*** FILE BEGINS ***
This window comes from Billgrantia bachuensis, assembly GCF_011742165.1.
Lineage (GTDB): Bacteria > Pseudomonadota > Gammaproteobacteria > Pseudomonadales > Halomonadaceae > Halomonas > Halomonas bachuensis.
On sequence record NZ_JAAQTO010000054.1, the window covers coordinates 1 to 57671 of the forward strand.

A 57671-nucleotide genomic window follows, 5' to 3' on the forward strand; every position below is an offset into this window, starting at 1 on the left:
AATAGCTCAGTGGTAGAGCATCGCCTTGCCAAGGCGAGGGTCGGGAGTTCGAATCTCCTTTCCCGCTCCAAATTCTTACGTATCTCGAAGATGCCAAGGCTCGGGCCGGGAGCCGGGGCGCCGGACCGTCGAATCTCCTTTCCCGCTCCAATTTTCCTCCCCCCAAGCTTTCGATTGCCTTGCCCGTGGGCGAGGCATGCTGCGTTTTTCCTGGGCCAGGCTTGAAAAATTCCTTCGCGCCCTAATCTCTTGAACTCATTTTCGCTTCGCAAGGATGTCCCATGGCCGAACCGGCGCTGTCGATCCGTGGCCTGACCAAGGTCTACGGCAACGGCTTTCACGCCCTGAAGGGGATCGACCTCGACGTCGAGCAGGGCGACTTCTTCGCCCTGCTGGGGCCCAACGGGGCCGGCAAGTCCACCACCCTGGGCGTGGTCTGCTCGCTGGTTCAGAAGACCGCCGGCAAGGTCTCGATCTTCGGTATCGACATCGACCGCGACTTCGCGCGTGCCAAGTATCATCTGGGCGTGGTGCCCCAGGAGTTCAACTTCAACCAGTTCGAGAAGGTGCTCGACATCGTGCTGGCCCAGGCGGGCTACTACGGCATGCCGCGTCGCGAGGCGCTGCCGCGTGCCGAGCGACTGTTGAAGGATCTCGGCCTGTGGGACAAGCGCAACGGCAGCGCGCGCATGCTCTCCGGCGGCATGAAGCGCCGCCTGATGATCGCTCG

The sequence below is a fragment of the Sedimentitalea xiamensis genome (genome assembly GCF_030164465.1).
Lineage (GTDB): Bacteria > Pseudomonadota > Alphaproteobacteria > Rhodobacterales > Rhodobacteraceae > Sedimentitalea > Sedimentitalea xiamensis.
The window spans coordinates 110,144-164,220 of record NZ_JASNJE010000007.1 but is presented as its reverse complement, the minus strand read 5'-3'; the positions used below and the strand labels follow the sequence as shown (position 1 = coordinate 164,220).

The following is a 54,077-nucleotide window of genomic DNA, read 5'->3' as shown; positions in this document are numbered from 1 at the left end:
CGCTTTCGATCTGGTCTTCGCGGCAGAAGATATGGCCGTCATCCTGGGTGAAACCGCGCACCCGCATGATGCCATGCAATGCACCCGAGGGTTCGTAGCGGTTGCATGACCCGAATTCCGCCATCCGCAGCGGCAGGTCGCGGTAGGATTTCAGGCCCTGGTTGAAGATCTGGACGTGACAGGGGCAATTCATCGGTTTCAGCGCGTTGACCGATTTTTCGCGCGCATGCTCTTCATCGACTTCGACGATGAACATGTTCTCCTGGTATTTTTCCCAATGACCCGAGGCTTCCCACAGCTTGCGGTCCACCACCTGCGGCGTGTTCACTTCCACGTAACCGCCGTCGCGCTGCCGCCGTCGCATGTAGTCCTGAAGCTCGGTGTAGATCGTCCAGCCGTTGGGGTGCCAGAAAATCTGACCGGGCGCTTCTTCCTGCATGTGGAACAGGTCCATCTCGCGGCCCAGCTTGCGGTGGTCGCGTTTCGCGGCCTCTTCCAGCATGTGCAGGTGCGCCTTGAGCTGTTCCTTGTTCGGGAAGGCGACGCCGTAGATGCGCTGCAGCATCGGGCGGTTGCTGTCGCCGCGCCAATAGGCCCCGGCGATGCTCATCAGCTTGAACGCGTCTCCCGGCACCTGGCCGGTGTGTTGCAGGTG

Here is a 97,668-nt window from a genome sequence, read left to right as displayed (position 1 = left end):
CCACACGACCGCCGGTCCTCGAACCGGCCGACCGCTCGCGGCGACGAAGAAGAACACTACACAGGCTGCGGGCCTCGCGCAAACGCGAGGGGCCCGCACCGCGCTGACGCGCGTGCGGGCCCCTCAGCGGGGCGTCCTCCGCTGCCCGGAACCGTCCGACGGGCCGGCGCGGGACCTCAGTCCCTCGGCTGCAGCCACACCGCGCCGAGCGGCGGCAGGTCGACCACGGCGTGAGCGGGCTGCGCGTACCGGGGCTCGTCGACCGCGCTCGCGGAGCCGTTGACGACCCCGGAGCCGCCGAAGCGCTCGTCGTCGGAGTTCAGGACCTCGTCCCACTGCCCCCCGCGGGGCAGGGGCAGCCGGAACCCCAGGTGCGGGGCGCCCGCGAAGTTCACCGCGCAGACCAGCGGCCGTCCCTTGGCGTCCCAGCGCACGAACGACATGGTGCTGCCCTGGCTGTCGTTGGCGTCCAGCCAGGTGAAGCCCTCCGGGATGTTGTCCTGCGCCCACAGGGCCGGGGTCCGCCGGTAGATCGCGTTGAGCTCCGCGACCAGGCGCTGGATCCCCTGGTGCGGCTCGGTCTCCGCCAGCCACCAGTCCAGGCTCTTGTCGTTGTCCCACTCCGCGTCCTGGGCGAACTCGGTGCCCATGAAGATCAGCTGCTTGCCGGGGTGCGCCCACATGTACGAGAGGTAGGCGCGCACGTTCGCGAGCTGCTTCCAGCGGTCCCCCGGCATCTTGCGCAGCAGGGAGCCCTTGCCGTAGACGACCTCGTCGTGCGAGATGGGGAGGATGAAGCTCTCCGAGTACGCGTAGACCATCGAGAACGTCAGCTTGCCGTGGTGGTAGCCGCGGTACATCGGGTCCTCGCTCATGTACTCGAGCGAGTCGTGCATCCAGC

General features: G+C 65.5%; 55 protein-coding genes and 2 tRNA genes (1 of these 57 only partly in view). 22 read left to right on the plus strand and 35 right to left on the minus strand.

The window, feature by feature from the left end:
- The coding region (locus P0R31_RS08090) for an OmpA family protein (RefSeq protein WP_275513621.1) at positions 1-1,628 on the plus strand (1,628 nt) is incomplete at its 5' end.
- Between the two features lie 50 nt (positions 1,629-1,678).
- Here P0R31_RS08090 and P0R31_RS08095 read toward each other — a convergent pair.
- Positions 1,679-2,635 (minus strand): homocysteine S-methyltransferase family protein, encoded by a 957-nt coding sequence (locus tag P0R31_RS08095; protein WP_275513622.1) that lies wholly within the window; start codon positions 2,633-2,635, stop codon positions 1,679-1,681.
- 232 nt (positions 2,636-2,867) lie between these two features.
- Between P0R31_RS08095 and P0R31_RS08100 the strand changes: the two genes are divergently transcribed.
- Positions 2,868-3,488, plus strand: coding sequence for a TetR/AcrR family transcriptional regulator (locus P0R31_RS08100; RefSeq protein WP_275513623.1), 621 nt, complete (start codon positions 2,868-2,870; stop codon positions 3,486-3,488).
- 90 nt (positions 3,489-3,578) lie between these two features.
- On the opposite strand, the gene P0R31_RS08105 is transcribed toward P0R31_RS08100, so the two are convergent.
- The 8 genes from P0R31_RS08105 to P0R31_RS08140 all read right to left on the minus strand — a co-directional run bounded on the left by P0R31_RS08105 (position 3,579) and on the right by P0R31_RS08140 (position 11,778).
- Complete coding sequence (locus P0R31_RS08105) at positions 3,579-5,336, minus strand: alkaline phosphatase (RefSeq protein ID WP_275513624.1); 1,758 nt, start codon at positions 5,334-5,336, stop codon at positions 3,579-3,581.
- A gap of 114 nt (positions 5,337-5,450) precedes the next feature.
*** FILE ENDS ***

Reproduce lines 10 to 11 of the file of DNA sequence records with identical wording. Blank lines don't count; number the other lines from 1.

CGCTTTCGATCTGGTCTTCGCGGCAGAAGATATGGCCGTCATCCTGGGTGAAACCGCGCACCCGCATGATGCCATGCAATGCACCCGAGGGTTCGTAGCGGTTGCATGACCCGAATTCCGCCATCCGCAGCGGCAGGTCGCGGTAGGATTTCAGGCCCTGGTTGAAGATCTGGACGTGACAGGGGCAATTCATCGGTTTCAGCGCGTTGACCGATTTTTCGCGCGCATGCTCTTCATCGACTTCGACGATGAACATGTTCTCCTGGTATTTTTCCCAATGACCCGAGGCTTCCCACAGCTTGCGGTCCACCACCTGCGGCGTGTTCACTTCCACGTAACCGCCGTCGCGCTGCCGCCGTCGCATGTAGTCCTGAAGCTCGGTGTAGATCGTCCAGCCGTTGGGGTGCCAGAAAATCTGACCGGGCGCTTCTTCCTGCATGTGGAACAGGTCCATCTCGCGGCCCAGCTTGCGGTGGTCGCGTTTCGCGGCCTCTTCCAGCATGTGCAGGTGCGCCTTGAGCTGTTCCTTGTTCGGGAAGGCGACGCCGTAGATGCGCTGCAGCATCGGGCGGTTGCTGTCGCCGCGCCAATAGGCCCCGGCGATGCTCATCAGCTTGAACGCGTCTCCCGGCACCTGGCCGGTGTGTTGCAGGTG

Here is a 97,668-nt window from a genome sequence, read left to right as displayed (position 1 = left end):